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Table 5 Cardiovascular disease and gene editing. Status: gene editing’s clinical utility in the cardiovascular realm

From: Gene editing in the context of an increasingly complex genome

Cardiovascular disease (CVD) consists of acute coronary syndrome (ACS), acute myocardial infarction (AMI), angina, arrhythmia, atherosclerosis, congestive heart failure (CHF), coronary artery disease (CAD), myocardial ischemia, etc. In the USA, per year, approximately 700,000 people suffer their first AMI and 500,000 experience a second or recurrent AMI, with 1.7 million being hospitalised annually due to ACS [242]. Clinical laboratories play a vital role in detecting and characterising risk of cardiovascular diseases and there is already a gambit of tests available for this purpose. For example, cardiac troponin is an important test for detecting myocardial injury, whilst B-type natriuretic peptide (BNP) and N-terminal portion of proBNP are used to detect CHF and risk for an acute event. Numerous other biomarkers are used to monitor various cardiovascular conditions.
However, not all biochemical tests are accurate. For example, it is known that half of AMIs occur in individuals with normal lipid panels [242]. The lipid panel (total, LDL, and HDL cholesterol, as well as triglycerides) —in addition to apolipoproteins (ApoA1 and ApoB), Lp(a), hsCRP, homocysteine, and Lp-pla2— are used to manage and monitor CHD. These tests can all be run using commercially-available reagents on various biochemical analysers, some of which may provide inaccurate results, possibly due to the complexity and stability of lipid molecules [243]. To improve the quality of results, alternative and more accurate methods have been developed to measure subclasses of HDL and LDL, such as: 1, β-quantification method [244], i.e., the reference method according to The U.S. National Cholesterol Education Program (NCEP); 2, gradient gel electrophoresis (GGE) [245, 246]; 3, vertical auto profile (VAP) [247]; 4, nuclear magnetic resonance spectroscopy (NMR) [245]; 5, ion mobility (IM) [248]; 6, high performance liquid chromatography (HPLC) [245].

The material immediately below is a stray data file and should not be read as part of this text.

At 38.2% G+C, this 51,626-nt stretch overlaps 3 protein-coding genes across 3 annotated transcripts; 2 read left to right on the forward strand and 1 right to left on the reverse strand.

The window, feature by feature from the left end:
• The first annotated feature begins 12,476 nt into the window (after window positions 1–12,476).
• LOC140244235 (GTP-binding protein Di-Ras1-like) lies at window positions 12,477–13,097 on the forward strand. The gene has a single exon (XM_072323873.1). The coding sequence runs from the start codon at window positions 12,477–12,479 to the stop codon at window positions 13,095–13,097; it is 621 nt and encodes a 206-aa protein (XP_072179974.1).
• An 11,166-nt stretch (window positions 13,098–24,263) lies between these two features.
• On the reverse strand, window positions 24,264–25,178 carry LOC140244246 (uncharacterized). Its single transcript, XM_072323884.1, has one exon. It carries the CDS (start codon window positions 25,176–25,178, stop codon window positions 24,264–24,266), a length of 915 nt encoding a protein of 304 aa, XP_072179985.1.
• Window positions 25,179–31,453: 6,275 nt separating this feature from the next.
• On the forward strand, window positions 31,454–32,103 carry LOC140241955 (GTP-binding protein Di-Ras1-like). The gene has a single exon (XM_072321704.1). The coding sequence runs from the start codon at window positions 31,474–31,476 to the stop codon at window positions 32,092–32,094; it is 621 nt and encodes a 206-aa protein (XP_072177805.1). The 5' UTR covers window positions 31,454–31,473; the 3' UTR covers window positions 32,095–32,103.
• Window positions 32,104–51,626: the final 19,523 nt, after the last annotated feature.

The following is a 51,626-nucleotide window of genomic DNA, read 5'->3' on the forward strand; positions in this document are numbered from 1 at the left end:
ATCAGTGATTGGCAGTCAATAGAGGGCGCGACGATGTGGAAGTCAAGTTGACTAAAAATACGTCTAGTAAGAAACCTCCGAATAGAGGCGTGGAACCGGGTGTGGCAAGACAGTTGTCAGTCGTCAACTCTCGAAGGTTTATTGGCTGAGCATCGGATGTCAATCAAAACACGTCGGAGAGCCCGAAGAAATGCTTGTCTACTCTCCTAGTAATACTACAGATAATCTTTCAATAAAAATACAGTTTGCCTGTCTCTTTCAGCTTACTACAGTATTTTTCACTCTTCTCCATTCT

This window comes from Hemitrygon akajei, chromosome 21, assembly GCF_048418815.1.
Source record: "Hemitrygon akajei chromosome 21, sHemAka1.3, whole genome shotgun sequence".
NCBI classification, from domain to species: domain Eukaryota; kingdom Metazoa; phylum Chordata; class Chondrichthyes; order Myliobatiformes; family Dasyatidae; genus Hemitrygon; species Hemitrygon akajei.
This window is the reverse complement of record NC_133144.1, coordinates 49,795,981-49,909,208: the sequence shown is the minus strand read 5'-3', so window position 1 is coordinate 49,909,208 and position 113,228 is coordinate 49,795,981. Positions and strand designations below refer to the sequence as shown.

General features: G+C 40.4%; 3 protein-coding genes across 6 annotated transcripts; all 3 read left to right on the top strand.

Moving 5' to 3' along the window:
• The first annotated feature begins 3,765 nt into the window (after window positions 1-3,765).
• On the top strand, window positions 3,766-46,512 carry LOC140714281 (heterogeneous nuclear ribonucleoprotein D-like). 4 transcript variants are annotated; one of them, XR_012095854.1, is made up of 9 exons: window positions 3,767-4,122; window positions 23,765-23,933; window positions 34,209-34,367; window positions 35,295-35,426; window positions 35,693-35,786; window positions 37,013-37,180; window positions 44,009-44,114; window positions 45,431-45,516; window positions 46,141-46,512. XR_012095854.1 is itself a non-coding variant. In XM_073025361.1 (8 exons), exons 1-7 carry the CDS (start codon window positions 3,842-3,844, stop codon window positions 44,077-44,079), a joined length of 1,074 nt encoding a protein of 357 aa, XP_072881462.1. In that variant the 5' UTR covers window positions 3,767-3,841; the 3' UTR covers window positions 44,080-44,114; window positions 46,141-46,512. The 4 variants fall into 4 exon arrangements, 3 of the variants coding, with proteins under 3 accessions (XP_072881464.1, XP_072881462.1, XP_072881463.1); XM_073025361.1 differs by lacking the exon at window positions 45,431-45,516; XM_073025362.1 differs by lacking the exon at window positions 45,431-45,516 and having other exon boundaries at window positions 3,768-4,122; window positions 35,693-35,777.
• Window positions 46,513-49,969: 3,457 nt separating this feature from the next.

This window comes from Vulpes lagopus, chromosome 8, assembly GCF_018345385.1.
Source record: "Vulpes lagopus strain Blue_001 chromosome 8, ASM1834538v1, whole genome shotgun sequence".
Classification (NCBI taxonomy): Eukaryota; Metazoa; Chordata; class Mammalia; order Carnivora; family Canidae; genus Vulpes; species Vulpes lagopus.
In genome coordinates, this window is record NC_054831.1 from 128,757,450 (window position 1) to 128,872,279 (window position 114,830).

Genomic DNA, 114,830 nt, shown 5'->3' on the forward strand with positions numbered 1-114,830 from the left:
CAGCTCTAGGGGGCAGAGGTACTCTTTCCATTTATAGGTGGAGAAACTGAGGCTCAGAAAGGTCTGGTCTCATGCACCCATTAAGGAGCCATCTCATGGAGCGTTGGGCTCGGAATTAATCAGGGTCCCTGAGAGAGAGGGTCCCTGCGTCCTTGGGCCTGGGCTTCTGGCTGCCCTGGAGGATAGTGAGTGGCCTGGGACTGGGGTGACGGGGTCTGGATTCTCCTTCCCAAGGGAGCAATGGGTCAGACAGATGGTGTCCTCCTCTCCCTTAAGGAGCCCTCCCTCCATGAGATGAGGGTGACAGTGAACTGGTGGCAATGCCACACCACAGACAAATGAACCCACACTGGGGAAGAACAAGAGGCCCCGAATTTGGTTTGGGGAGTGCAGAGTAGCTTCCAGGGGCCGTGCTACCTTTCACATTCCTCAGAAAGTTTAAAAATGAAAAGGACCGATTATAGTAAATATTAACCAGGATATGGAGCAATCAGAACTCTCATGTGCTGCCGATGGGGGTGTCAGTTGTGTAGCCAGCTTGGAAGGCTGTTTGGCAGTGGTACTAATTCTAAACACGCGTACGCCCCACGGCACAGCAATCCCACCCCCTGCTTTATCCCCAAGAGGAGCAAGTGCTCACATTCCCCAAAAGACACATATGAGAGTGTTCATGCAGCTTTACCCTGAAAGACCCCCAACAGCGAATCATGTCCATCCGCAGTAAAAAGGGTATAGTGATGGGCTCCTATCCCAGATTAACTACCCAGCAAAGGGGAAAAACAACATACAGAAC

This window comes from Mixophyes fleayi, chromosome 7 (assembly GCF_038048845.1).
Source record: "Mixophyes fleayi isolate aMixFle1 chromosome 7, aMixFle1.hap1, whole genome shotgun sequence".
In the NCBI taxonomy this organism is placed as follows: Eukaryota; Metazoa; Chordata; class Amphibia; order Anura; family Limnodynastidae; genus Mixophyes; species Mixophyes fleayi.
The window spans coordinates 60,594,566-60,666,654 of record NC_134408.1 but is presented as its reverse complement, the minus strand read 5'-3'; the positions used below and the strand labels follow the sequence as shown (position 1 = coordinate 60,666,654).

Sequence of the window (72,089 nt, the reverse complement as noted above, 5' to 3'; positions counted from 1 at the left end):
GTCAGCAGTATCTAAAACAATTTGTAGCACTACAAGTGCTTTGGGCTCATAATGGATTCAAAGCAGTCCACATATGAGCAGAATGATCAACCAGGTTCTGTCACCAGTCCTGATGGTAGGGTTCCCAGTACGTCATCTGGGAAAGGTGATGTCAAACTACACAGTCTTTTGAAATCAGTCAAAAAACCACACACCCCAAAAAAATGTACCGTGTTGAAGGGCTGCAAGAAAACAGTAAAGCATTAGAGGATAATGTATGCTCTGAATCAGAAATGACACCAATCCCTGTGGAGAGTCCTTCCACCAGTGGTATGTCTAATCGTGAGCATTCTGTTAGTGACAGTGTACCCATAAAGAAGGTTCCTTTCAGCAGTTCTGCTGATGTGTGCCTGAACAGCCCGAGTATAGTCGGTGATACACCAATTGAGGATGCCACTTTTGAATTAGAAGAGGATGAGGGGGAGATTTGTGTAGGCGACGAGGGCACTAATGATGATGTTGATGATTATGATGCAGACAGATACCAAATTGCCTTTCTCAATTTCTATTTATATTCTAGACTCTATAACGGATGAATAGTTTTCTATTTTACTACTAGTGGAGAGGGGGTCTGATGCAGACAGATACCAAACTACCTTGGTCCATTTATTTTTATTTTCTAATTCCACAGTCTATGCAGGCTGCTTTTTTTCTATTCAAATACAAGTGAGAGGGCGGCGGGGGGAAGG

Advances in the management of patients with cardiovascular disease through improved pharmacologic therapy have lessened impact; however, various limitations including patient compliance, side effects, and the need for repeat procedures keep patients in symptomatic status [249]. Gene and stem cell therapies in conjunction have shown promise in animal models of myocardial ischemia [249]. CRISPR/Cas9 gene editing of the loss-of-function proprotein convertase subtilisin/kexin type 9 (PCSK9) has also proven to reduce LDL cholesterol levels and protect against cardiovascular disease [250]. The major advantage of gene therapy is that, in a single administration, permanent benefits can be obtained, and with the advent of molecular research, further genes associated with lipoproteins and CVD risk have been discovered, e.g. APOA1, APOA5, APOE, CETP, GALNT2, LIPC, LPL, and MLXIPL [251], which may prove future targets of gene therapies.
Current gene therapy clinical trials have proven short-term safety; however, long term surveillance over a period of decades is still under investigation. Also, the cost-effectiveness of gene therapy has to be considered due to the laborious nature of the procedures. Current pharmacological approaches may still be more favourable in terms of cost benefit ratio [249], albeit in terms of cardiovascular disease treatment.